One point worthy of further discussion is the meaning of the word "steady" in terms of training pace. To Norman Matthews, it meant around 70% of maximum heart rate (MHR) during recovery runs between hard sessions. However, to many, such a pace would seem pedestrian. Many top runners do the majority of their steady running at a far faster pace than this on the basis that they get more training effect per mile by running faster - i.e. they might get away with running 80 miles/week at around 80% MHR whilst they might need to do 120 miles/week at 70% MHR. I strongly suspect that when we talk about endurance training, the amount required to achieve optimum performance is entirely dependent on training pace. For many of my training runs, I run at around 80% MHR with spells at 85% or more on hills (of which there are many on my routes!). It is quite likely that I start to produce some lactate during the longer climbs, providing me with the benefit of some extra unscheduled "speed work"! I have always considered these runs important in developing the ability to sustain a fast pace over distance but perhaps they are also one way of getting by on a lower mileage.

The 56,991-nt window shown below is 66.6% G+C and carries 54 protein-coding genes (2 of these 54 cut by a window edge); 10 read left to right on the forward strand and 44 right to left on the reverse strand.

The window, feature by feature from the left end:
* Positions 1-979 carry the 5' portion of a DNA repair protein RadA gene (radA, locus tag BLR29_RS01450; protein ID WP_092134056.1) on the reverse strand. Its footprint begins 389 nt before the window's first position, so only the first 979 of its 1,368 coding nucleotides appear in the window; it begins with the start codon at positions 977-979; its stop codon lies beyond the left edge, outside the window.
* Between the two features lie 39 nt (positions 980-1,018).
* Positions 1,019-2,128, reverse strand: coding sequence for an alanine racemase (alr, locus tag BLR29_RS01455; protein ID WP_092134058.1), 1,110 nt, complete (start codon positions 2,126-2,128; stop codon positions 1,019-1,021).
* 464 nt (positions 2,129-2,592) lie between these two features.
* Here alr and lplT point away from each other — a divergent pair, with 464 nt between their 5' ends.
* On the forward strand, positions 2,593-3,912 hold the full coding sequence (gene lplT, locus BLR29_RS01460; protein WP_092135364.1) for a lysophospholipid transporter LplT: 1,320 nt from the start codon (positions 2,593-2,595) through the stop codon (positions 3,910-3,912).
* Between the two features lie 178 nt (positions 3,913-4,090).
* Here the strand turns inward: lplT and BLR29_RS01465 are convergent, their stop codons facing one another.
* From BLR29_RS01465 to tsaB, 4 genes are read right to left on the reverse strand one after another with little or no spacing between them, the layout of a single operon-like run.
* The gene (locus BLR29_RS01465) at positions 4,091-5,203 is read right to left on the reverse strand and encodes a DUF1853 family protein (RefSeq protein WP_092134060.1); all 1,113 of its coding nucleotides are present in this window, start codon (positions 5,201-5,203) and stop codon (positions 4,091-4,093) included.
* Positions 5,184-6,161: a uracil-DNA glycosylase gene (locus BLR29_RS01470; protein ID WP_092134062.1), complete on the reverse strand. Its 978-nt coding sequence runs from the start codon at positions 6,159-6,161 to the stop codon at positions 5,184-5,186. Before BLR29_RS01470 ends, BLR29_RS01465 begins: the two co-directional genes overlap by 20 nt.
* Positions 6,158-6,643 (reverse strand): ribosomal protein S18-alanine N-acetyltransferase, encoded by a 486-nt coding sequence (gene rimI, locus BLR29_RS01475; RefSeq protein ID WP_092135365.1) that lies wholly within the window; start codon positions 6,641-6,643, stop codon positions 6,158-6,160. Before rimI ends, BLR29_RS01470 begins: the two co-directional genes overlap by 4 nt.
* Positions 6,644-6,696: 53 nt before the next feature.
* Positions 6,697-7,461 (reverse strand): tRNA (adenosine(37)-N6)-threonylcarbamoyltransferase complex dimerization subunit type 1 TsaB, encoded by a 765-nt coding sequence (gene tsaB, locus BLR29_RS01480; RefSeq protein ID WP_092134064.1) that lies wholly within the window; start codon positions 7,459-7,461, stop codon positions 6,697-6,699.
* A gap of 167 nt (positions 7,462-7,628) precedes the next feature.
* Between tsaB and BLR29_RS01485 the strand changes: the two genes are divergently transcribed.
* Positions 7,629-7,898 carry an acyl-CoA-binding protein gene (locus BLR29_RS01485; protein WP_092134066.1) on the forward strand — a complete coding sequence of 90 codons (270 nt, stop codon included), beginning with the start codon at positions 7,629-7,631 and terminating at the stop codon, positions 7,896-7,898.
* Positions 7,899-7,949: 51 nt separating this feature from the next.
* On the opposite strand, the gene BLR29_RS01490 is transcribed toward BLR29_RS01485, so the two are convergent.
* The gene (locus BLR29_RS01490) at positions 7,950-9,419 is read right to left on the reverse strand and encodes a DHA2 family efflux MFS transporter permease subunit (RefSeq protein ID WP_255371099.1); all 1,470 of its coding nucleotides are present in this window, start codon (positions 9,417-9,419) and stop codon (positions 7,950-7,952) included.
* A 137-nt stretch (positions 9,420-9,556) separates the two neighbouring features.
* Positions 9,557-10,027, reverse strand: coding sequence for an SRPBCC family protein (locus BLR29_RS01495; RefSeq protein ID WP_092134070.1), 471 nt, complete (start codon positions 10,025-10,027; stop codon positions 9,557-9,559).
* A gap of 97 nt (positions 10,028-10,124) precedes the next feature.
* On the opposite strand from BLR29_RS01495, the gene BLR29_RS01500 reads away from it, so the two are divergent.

Over the years, I have spoken to a number of seasoned runners who have successfully moved into the veterans ranks. Most have said the same thing - they find that as they get older, they need to do less mileage than they used to but place a greater emphasis on speed work. Sarah Rowell has a theory that regular training over many years develops an endurance base or "miles in the bank" which means that as you get older you can achieve the same level of endurance off lower mileage - and as you get older and slow down, you achieve the same training effort off less miles anyway! On the other hand, as you lose speed with age, it is doubly important to work at this. Certainly, it is well recognised that we lose speed far faster than endurance - so, as we get older, we should perhaps expect to do a larger proportion of our diminishing amount of training above lactate threshold - still, of course, ensuring that we allow our bodies ample time to recover between each session!